Friday, January 06, 2006

2006: The year ahead


Spider-Man: The Other, a storyline with the premise that Peter Parker is dying, finishes in the most dramatic way: Spider-Man dies.

Marvel immediately cancels Amazing Spider-Man, Marvel Knights Spider-Man, Friendly Neighborhood Spider-Man, Ultimate Spider-Man, thirty-six mini-series, the movie Spider-Man 3 and its complete range of Spider-Man merchandising, up to and including children's bedspreads, egg-timers and its exclusive Come Hither, Mary Jane range of men's lingerie.

"Hey, dead means dead at Marvel," says an unrepentant Joe Quesada. "And Spider-Man's old hat now we've got the Sentry."


"Sick puppies" is how Frank Miller describe those critics who see something disturbing in his portrayal of Bruce Wayne in All-Star Robin and Batman the Scary Old Bloke Who Likes To Keep an Eye on Twelve Year Old Boys. Artist Jim Lee is unable to comment as his tongue now permanently hangs out of his mouth, having drawn one too many women in their underwear.


Infinite Crisis reaches its climax amid allegations that it's just a bloated, incomprehensible, cosmologically ridiculous rehash of an old Marv Wolfman plot. DC strikes back by insisting that potential buyers pass a DC continuity entrance exam before being allowed to have a copy. "They should have been paying attention, but they weren't, and now they're going to suffer," says Geoff Johns before a massed army of dedicated, Aquaman T-Shirt-clad fans chanting, "Fuck the mainstream."


The number of mutants in the Marvel Universe, stuck at 198 after the really long House of M crossover, rises to 212 after Joss Whedon resurrects several popular mutants from the early 1980's. Yes, Jean Grey is one of them.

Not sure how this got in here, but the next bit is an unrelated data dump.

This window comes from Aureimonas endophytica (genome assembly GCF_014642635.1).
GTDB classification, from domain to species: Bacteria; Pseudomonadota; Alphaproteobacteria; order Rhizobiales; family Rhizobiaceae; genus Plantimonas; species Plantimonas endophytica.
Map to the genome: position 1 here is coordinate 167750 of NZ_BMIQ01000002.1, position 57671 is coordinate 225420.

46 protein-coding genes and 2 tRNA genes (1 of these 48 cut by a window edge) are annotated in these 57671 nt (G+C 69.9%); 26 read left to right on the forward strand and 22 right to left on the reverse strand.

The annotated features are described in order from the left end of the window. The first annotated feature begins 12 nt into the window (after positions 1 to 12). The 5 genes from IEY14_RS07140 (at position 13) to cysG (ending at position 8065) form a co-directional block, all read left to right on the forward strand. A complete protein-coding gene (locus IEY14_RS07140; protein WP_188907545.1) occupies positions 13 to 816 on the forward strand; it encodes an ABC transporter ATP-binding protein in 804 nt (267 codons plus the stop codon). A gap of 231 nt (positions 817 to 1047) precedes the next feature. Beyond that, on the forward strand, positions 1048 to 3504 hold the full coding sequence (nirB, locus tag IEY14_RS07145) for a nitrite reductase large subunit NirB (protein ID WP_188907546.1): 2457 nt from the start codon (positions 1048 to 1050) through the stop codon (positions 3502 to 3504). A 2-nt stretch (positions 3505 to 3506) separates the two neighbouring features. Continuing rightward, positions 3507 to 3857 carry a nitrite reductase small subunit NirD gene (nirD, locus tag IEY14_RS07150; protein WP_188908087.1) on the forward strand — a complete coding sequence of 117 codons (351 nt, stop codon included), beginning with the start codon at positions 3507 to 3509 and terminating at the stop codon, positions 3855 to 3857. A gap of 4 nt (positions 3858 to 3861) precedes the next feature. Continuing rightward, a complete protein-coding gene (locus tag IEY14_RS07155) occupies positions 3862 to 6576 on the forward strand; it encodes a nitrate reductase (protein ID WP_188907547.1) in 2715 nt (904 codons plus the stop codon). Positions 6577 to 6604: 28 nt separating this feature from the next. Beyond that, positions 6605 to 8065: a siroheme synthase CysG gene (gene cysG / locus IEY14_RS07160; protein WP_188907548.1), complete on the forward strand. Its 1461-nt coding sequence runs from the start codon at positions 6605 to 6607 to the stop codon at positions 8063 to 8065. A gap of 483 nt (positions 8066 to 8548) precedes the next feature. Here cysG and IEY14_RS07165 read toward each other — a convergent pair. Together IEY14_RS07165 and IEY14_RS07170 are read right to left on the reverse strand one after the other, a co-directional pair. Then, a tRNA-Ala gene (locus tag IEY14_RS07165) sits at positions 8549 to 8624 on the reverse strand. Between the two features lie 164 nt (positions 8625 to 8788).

Writer Brian Michael Bendis is rushed to hospital having been completely motionless for fifty-six hours. He is later released after they discover he was just in an extended dramatic pause.


England fans, upset at their side's unexpected 6-1 defeat in the World Cup, respond in traditional fashion by chasing the Trinidad and Tobago around Nuremberg. Writer Gail Simone is unimpressed: "If you want gratuitous violence, you should read Birds of Prey. You'll see more faces smashed up in twelve panels than those jessies managed in a whole evening."


Following extensive internet lobbying campaigns by X-Men fans disappointed at their favourite heroes losing their powers, Marvel relents and allows a number of mutants to return. Within three months there are 1397 mutants, including Illyana Rasputin, Ugly John and Maggott.


Marvel denies it is desperately pillaging its 1970's back catalogue as it announces new series of The Champions: Ice and Feathers, Living Mummy: Bandages of Death, Black Goliath: Glocks in da Hood and Human Fly: Back and Buzzin'.

"We're not scraping the bottom of the barrel yet," says Joe Quesada. "That won't happen till next year's Brother Voodoo meets Werewolf By Night maxi-series.


Michael J Straczyski takes over the writing duties at Daredevil, and starts his traditional reinterpretation of his hero's origin, examining why the radioactive flask chose to crash into Matt Murdock's face and revealing the billy club to be an ancient, profoundly powerful weapon from the Flarg galaxy. Galactus stars.


The latest issue of Spider-Man/Black Cat fails to appear after writer Kevin Smith sleeps in. For the 1286th day running.


Writer Grant Morrison takes over the duties at Cable and Deadpool. The number of mutants rises to 356 million.


Ebenezer Byrne, the grumpiest grump in all London town, experiences an epiphany when he is visited on Christmas Eve by his old partner, Jacob Claremont, and three time-travelling, heavily sarcastic phantasms. Overnight, he learns how to keep Christmas in his heart, not only in December but throughout the year, and becomes the kindliest, gentlest soul in the whole kindly, gentle country. God bless us, everyone.

Sadly, his writing gets even worse.